Thesis 8: Life Is Death Is Life
This post is part of a series of meditations on each of Luther's "95 Theses." You can view all posts in the series here.
8. The penitential canons are imposed only on the living, and, according to them, nothing should be imposed on the dying.
We should certainly return to the idea of priests reserving canonical penances for the dying. This practice took off while, as Luther says later, "the bishops slept." Lots to talk about and relate to the contemporary church, particularly as it relates to denominational superstructure and authority.
I'm struck in thesis 8, though, by this purported division between life and death, that they are states in opposition to each other, rather than friendly residents of the same space. When I see churches in decline who are afraid of change, what they really seem to be afraid of is their own demise. I am not saying anything new here. I believe, though, that the same could be said of our growing, "healthy" churches.
When they refuse clear indications that the Spirit is calling them in a different direction, or in one that might create stasis or decline, they are refusing death.
Jesus is constantly calling us to die, every single day. In this death, we truly find life, a gorgeous paradox that we have difficulty grasping with our Western minds. How many times throughout any given day do I yearn to be right and end up sacrificing an attempt to heal a relationship? How many times do I forget that it's not a newer, shinier, more comfortable set of American luxuries that creates true life?
A cheap death creates cheap life.
Cheap death looks something like this: Sacrificing oneself to working harder, faster, better to make more income to become more comfortable in the ultimate belief that it is God's blessing that allows us to be happy. Cheap life, then, looks something like this: "I've sacrificed my time to working harder and making more money. Now I can give more of my extra money to the poor because I've worked harder, faster, better and I have extra money to give away. And yet, my life continues to get more stable and comfortable. How blessed I am!"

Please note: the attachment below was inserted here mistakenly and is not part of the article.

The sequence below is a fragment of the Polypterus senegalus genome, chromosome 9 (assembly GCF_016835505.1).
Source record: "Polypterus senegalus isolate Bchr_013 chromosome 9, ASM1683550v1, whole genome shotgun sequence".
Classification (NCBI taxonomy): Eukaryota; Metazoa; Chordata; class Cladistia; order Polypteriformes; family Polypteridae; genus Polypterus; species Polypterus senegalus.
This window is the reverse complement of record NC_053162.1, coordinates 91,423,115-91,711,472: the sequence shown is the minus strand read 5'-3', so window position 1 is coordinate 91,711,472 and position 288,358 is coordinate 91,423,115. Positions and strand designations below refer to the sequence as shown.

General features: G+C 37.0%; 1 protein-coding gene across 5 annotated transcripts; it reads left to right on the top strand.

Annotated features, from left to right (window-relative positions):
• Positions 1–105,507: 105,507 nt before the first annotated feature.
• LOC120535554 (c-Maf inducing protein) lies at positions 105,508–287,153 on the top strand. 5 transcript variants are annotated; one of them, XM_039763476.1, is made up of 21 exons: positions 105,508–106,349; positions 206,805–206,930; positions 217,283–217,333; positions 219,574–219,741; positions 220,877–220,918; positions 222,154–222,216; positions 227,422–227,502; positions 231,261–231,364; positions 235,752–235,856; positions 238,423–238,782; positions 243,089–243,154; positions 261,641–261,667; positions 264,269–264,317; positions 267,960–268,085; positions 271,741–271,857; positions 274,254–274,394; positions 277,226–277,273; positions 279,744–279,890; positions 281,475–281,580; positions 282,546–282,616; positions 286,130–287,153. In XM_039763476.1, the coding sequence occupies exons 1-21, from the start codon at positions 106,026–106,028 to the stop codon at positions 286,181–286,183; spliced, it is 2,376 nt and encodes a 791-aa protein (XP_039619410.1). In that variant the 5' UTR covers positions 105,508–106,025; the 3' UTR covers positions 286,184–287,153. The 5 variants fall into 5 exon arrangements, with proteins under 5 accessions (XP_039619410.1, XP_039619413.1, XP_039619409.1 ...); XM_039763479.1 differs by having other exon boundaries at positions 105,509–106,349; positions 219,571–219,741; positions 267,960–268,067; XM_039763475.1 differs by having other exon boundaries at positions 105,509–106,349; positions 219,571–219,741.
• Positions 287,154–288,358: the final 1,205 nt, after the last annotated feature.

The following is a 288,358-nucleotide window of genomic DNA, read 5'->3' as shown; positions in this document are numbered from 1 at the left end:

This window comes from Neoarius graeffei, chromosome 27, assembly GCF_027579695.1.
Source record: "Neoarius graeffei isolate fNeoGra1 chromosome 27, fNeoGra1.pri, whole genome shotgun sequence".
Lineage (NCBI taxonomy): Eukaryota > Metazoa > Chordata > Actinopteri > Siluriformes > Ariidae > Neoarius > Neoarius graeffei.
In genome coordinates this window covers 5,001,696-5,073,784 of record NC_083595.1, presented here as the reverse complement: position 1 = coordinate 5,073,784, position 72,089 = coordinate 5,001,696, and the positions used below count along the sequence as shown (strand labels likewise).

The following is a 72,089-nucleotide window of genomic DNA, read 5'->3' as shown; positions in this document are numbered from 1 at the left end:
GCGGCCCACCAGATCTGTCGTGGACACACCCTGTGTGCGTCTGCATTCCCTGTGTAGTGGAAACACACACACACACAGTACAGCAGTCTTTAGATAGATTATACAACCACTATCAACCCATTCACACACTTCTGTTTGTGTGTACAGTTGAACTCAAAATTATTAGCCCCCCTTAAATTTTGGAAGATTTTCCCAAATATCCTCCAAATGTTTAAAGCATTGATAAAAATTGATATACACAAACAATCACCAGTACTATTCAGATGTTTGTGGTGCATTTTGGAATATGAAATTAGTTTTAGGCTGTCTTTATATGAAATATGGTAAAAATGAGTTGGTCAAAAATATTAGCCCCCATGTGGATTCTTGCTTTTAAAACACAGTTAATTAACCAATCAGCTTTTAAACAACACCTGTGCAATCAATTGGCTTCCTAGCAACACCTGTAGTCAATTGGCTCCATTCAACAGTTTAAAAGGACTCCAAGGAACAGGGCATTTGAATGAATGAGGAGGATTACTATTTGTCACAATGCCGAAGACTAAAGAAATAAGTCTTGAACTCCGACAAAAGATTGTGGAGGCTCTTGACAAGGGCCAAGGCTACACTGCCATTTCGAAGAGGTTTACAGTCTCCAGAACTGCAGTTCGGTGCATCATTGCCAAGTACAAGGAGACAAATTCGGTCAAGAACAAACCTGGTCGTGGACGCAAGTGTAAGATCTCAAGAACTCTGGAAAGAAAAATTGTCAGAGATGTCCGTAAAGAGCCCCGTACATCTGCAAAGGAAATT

A true death creates true life.
True death looks something like this: "I don't even know that I'll be part of what happens to bring the Kingdom about, but my ego needs to get out of the way of the Spirit at all costs. I am not mine, but God's. I must divest myself of what my culture tells me about purchase price." True life, then, looks something like this: "Look at how the hungry are being fed, the poor clothed, the widow taken care of, the orphan loved. What do I need to give up today more than yesterday that would allow me to be closer to those things happening in my midst?"
A true death creates true life because they are one and the same. One begets the other, yes, but it is more similar to a cycle, not a unidirectional causal relationship on a line. One causes the other which causes the other which causes the other, and so on: a path that is constantly unfolding in many directions and dimensions. Not one death creating one life, in other words, but many small deaths adding up to one huge life that is emptied of the self so that so much God and so many others can fill it.
Eventually, our perceived self (Richard Rohr's "shadow self") fades away. What emerges is the true self, the self that God has always treated us as, even before we knew it, even before we accepted the prevenient grace that is surrounding us at all moments.
How much stronger would our United Methodist Church be if our dying congregations realized their honored chance at creating new life out of their inevitable deaths, that their deaths must necessarily create life? God is giving them a chance to be wise midwives! How much stronger would our United Methodist Church be if our living congregations realized their honored chance at creating new death out of their inevitable growth and prosperity, that their lives must necessarily create more beautiful death every day. Our growing UMC's are too comfortable, too complacent, too focused on a salvation that is integrated into American individualism.
They must die so that they may live.